Life 3.0 by Max Tegmark - animated book review





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Published on Nov 18, 2017

This is my review and summary of an amazing book: Life 3.0: Being Human in the Age of Artificial Intelligence written by Max Tegmark.

We are approaching times when machines start to understand our world. There is a possibility, that in the near future we will be working with Artificial Intelligence as equal partners. This idea divided people into two groups. Some people expect androids to be our slaves, and others think that people will be working for AI. How should we approach this new age? Should we destroy all electronics, or work harder to make AI more powerful as soon as possible?

The author talks about every possible argument and every point of view regarding AI. It’s hard to find the main conclusion because we have only theories. I found that a lot of those possibilities made me think more about my future and life overall.

We all heard about automated cars. There are many prototypes of self-driving cars, and there is a big discussion about safety. Let’s say you’re driving, and 2 people suddenly walked in on the road in front of you - one from the left and one from the right. The car has to decide how to react to this situation:
A - hit the old person on the left side of the road.
B - hit the kid running after a ball on the right side of the road
or C - hit the tree next to the road, and probably injure passengers.
Which path should it choose? There is no good answer to this question.
But author pushes it even more. We would definitely need insurance for situations like these. Who should pay it?
Car owner? Should it be included in the car price? Or maybe it’s manufacturer’s obligation?
And with extra insurance, maybe cars could earn money for themselves, as Uber drivers?
But then, why stop there? Why couldn’t we let them do more than just drive? AI is better than humans when it comes to operating the stock market, so could our cars have their own stock wallets, to cover accident insurance expenses?

The author suggests looking at AI development from the perspective of horses looking at the first car.
Horses probably thought that humans wouldn’t need them anymore since they could use cars for traveling purposes. But older horses could say that they had thought the same about the steam engine. And then, they probably realized that they didn’t need to walk around for hours to do simple tasks like mashing grain. And in fact, the number of horses in the USA tripled since car production started. People keep them as symbol status, for health reasons or just to enjoy riding.
Yes, there is a possibility that we eliminate repetitive tasks, like accounting, the same way we replaced humans with machines in factories.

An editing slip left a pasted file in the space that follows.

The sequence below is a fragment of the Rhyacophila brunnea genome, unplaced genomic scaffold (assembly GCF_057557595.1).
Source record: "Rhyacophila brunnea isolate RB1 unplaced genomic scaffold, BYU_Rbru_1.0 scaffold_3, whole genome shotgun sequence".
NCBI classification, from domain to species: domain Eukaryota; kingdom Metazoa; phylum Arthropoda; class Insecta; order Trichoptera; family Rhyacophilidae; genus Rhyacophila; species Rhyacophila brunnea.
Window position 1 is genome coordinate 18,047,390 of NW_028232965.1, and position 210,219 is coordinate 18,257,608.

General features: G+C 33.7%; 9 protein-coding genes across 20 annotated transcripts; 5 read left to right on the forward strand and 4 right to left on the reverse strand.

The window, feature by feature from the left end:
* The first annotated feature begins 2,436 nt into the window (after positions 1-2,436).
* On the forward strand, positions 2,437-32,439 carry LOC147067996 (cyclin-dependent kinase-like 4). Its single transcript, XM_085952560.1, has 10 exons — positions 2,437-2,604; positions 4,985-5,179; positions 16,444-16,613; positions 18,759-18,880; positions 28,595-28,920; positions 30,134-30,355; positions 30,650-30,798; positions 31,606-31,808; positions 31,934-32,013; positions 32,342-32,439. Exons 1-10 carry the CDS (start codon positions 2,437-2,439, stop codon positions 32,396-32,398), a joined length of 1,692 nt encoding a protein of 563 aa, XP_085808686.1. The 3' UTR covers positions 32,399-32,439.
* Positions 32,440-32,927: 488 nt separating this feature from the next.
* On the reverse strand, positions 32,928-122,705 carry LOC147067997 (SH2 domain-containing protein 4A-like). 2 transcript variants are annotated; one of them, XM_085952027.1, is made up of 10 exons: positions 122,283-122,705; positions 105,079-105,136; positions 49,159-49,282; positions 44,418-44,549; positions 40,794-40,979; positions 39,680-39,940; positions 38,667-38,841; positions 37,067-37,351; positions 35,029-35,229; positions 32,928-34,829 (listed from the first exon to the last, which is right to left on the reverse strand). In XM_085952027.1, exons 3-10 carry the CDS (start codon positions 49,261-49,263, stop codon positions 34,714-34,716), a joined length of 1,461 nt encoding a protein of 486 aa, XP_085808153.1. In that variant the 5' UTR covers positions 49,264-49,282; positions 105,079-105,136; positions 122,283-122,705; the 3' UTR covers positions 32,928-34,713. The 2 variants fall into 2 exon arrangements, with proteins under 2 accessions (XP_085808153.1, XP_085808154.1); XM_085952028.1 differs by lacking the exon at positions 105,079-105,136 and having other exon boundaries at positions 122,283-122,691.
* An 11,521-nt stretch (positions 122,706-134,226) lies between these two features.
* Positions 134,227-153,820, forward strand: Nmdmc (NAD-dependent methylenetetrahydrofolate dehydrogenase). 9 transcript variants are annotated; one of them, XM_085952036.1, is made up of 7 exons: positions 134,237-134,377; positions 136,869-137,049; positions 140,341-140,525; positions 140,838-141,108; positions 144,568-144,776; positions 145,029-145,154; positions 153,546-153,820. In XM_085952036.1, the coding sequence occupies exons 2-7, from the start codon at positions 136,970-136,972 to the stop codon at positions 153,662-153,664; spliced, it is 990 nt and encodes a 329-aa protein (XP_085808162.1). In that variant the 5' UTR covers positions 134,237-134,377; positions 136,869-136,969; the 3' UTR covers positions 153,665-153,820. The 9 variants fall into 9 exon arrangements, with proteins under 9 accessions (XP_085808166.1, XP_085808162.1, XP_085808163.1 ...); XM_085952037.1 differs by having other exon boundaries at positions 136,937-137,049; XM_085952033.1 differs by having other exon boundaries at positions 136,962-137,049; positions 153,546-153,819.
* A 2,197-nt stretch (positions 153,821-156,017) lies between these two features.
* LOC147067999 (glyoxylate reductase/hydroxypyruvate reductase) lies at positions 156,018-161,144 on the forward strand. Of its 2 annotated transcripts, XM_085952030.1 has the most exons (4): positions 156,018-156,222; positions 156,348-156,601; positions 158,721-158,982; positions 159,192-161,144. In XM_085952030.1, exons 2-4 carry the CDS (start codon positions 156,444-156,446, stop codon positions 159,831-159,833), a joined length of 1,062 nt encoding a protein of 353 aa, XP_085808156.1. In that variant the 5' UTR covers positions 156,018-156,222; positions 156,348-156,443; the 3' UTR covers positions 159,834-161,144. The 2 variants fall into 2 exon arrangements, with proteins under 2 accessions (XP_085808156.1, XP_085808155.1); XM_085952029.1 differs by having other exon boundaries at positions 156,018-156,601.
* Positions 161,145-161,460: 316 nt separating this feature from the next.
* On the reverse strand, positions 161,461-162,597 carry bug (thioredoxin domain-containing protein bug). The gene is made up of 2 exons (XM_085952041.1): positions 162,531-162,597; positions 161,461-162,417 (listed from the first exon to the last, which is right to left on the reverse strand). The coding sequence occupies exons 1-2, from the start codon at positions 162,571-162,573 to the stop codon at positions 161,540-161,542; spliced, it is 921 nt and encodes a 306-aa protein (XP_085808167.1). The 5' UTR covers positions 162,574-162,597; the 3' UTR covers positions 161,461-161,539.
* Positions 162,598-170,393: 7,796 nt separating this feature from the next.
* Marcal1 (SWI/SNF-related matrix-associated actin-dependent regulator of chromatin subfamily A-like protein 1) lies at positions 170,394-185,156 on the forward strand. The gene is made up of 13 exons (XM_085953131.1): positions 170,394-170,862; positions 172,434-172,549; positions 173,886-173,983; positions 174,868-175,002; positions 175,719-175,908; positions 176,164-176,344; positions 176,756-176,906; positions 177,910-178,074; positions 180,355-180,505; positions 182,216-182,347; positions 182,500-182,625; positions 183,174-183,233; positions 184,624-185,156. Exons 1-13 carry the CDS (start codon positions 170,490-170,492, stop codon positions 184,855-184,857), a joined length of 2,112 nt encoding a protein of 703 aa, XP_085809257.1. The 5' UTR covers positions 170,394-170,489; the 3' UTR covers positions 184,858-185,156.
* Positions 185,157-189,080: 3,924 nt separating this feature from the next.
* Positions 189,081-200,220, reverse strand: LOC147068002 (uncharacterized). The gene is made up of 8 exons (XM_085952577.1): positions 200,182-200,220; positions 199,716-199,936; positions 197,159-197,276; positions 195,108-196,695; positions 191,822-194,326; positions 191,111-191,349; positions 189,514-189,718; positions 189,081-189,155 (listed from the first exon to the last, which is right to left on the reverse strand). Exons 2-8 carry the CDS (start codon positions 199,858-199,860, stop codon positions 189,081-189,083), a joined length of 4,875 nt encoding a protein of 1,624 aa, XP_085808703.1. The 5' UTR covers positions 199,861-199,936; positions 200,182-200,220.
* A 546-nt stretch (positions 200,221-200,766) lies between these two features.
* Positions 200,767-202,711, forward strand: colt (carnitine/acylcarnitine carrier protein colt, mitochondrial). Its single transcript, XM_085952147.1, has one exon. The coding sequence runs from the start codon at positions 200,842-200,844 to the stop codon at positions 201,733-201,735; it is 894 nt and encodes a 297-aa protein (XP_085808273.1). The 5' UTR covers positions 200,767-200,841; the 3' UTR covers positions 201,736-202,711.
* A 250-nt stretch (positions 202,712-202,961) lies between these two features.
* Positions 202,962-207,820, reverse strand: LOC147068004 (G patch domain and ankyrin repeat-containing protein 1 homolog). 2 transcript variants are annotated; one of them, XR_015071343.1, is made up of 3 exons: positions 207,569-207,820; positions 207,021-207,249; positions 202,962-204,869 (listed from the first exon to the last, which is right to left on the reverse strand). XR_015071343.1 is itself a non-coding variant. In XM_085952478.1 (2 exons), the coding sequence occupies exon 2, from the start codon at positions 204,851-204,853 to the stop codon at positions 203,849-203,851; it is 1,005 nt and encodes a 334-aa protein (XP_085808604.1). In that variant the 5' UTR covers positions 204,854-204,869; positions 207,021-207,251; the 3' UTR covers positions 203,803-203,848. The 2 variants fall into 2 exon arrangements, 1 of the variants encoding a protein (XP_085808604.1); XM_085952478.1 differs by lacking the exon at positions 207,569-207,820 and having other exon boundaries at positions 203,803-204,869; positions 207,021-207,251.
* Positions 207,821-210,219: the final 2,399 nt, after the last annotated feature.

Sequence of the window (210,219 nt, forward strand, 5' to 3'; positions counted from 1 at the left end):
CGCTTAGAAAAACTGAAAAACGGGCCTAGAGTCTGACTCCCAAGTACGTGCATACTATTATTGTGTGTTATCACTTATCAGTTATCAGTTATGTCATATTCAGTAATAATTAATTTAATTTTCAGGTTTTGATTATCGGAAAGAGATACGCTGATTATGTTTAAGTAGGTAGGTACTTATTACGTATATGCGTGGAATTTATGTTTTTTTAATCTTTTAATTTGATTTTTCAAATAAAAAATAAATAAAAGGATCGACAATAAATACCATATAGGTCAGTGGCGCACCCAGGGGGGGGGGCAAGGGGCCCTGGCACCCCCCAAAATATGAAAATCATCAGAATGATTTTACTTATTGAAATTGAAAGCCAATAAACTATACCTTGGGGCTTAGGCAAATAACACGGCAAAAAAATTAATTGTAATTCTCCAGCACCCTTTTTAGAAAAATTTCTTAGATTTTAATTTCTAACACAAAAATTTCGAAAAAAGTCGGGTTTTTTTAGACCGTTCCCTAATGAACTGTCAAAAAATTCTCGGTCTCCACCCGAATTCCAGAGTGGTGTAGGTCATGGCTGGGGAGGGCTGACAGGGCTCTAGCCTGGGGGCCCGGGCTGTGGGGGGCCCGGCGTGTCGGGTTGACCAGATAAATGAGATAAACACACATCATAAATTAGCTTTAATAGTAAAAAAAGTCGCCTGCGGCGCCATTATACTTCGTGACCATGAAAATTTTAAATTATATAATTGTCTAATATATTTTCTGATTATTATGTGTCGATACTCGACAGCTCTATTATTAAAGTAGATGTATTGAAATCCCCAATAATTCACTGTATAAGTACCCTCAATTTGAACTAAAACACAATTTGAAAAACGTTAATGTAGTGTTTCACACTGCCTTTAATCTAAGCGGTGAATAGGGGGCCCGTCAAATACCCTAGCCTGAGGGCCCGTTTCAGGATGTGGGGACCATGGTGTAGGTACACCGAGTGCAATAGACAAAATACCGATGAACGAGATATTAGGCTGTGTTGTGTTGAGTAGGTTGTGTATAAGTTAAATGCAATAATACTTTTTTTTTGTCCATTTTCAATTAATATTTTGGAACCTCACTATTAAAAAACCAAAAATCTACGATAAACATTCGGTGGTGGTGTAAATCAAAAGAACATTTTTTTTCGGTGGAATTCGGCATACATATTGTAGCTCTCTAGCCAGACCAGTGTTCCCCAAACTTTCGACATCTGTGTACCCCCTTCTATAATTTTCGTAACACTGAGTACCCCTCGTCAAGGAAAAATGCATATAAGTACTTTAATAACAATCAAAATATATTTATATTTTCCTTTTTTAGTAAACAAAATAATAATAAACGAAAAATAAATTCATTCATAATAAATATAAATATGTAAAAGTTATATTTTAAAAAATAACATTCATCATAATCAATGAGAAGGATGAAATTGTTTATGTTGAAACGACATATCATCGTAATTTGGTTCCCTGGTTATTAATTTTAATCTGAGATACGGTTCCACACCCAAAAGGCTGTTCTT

We may someday create one great AI that will lead humans. Such program would be similar to some of the god’s imaginations. Its main goal would be creating the best environment possible for humans to live in, and keeping them healthy and happy. How would a machine achieve something like this? We can only speculate....

The author suggests imagining that every person over 5 years old died. Your goal is to move all humans to a different planet, and you only have kids to manage. Would you give them instructions and hope they understand and execute them? Or maybe you would force them to do things they wouldn't want to do, that would be good for them in the long-term?

At the end of this book, you can read more about goals. What goals would AI pursue? Even if we assume we can set fixed goals for it, who should be in charge of that? People with great power can have different goals, just like Pope and Hitler had different goals. How should those goals be defined to avoid King Midas’ mistake? He wanted to be successful in every business venture, but he simplified it too much, and said: “I want everything I touch to turn into gold”. This could happen with AI.

The most important question you are probably asking yourself is “which jobs will disappear”? This is tricky because we can’t predict precisely how things will develop. If you want to become a taxi driver or an accountant, you may find that there is no need for such jobs before you even finish your school. The author suggests choosing creative jobs that need interaction with other people.

The author did an amazing job explaining the most likely outcomes with comparisons so simple, that even grandmas lacking technology knowledge could understand it. I never enjoyed science fiction, but Max used popular stories to better show ways AI development could go and kept it simple, steered clear of exaggerations.
This is a must-read, whether you are a supporter or an opponent of AI.

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